The dollar has shown some strength in the past couple of hours or so despite the release of some weaker-than-expected US data. Although housing starts rose slightly last month, the 3.3 per cent increase was significantly lower than the rise of 15 per cent expected. Building permits meanwhile fell almost 5.5 per cent in March, which does not bode well for future construction. On top of this, unemployment claims surged by 13 thousand applications last week when only a rise of 3 thousand was expected. Most of the other US macro pointers released earlier this week also missed expectations. Yet despite all these soft numbers, the dollar has bounced off its lows and as a result some of the major currency pairs such as the EUR/USD and GBP/USD are drifting south as I go to press. The buck-denominated gold and silver prices have meanwhile turned lower.
So why has the dollar strengthened in the face of weaker than expected US data? Well, to some degree it is because of a technical bounce. As can be seen on the 1-hour chart of the Dollar Index, below, there is an almost perfect Gartley pattern in the making around 97.90/95. This is where the point D of an AB=CD pattern converges with two Fibonacci levels: the 61.8% retracement of the XA move and the 161.8% extension of the BC swing. Technically this is actually not an exact Gartley pattern as point B is less than the desired 61.8% retracement. This pattern is actually called a bat. However the name or measurement is not important as both are closely-watched harmonic patterns and are among our favourite ways of using Fibonacci-only analysis. But like any other technical indicators these harmonic patterns are not always reliable. Nevertheless the market is clearly showing it some respect, at least for the time being anyway, and so we thought we should highlight this fact.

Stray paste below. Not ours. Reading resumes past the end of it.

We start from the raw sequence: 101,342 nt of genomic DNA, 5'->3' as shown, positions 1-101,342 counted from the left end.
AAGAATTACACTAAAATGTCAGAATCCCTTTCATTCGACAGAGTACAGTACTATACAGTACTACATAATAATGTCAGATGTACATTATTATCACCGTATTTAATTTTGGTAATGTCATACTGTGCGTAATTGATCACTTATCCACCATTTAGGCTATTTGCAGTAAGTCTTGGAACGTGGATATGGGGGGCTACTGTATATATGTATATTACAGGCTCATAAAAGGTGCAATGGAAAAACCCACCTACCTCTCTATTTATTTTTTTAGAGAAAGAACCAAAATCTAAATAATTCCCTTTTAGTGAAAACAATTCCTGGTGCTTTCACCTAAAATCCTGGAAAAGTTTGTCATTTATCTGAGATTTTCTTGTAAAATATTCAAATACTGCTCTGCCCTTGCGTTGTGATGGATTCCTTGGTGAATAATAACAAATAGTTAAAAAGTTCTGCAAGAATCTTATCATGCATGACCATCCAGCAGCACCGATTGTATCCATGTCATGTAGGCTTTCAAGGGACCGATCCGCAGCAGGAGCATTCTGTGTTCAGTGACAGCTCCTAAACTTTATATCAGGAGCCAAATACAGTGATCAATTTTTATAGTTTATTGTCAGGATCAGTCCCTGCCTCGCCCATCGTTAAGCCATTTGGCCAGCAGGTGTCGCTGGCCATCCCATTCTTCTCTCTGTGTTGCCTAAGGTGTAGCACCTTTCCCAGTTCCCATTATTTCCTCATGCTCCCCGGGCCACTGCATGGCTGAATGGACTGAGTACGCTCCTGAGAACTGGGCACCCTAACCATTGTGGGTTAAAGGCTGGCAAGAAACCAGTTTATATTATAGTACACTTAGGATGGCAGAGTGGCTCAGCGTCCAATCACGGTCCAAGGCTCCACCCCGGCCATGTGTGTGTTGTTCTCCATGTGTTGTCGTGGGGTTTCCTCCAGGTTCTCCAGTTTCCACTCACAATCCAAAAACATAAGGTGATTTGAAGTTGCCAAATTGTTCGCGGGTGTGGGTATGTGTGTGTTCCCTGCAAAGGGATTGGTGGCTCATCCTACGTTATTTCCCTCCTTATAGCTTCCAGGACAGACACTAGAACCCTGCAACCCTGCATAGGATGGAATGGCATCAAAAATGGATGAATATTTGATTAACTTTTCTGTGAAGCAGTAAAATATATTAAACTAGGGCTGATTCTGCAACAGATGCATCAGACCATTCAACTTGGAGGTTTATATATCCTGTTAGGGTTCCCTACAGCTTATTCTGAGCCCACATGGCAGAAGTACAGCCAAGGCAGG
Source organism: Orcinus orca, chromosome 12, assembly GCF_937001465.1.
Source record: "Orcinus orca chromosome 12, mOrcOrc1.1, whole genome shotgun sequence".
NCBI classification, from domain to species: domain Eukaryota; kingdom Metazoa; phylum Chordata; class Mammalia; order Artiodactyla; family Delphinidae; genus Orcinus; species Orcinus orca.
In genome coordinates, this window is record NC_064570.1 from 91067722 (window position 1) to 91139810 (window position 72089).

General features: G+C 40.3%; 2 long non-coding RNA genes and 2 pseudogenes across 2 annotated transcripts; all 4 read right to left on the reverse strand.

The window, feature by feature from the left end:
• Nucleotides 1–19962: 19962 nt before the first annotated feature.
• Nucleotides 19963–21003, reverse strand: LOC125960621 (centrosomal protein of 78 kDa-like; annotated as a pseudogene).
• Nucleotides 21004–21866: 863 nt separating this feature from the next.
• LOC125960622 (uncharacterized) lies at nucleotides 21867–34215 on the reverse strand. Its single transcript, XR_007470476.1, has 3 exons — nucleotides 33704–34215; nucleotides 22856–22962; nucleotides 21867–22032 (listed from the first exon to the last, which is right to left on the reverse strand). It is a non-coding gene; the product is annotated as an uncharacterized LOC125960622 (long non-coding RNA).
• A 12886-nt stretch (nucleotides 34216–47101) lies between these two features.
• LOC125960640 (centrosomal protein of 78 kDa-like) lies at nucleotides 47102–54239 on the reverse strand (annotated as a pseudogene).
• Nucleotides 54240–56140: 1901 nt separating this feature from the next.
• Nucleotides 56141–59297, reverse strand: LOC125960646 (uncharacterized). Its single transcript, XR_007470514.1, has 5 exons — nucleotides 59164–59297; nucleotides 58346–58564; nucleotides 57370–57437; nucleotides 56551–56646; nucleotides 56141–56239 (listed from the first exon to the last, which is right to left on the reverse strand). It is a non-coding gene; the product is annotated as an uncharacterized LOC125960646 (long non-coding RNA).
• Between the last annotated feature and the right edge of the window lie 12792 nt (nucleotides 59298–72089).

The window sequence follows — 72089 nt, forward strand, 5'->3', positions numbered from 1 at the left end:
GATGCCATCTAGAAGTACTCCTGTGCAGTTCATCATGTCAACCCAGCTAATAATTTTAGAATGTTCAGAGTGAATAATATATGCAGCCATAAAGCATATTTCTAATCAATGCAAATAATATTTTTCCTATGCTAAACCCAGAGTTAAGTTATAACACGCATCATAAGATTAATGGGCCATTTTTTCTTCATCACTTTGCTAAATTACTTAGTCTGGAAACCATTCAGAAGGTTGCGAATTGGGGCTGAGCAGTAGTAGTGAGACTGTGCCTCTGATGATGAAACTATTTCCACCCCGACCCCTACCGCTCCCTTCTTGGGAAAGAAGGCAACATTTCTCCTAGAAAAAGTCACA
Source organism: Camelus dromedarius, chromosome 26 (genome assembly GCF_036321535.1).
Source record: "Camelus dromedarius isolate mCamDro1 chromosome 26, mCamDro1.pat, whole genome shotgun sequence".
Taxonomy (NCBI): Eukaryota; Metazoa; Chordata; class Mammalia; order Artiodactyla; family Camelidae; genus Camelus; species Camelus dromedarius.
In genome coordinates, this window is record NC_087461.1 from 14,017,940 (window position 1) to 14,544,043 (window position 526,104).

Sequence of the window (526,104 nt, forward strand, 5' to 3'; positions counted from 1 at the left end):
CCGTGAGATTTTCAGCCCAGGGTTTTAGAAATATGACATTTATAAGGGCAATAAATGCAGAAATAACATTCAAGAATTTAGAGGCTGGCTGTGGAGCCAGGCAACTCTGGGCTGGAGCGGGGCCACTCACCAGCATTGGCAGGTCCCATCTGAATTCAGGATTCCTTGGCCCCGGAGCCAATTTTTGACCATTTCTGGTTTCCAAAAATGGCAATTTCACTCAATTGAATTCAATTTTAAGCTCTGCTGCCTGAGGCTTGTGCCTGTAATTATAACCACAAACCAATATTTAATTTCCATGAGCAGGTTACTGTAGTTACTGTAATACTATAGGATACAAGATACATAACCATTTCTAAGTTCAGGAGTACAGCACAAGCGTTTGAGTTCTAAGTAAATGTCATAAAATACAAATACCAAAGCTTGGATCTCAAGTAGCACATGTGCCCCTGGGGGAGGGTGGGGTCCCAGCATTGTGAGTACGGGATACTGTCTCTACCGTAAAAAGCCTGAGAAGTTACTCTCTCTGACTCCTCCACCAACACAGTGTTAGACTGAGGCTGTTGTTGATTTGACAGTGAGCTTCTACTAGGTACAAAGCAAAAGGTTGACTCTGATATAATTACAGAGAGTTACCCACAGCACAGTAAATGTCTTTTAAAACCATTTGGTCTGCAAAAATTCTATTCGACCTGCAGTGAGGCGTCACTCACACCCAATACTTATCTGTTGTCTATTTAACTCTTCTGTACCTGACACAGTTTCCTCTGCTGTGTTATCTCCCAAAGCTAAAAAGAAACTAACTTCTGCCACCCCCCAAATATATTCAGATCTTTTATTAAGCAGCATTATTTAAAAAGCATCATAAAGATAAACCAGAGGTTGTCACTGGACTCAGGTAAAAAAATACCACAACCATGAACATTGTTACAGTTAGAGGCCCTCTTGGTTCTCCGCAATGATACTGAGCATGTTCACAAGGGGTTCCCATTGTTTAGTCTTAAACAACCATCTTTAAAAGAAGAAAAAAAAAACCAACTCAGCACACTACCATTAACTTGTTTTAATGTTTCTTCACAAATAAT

From here, the dollar could stage at least a minor bounce, perhaps towards the 38.2% retracement of the AD swing at 98.80 (not drawn on the chart). Further resistance is seen around 98.90 then at 99.35 (61.8% Fibonacci level) and followed by the psychological 100 level. If however the Dollar Index breaks the abovementioned 97.90/95 Fibonacci support then we could see a continuation of the sell-off towards the next set of Fibonacci levels at 97.30 (78.6% retracement of XA) or 96.95 (261.8% extension of BC) before it makes its next move.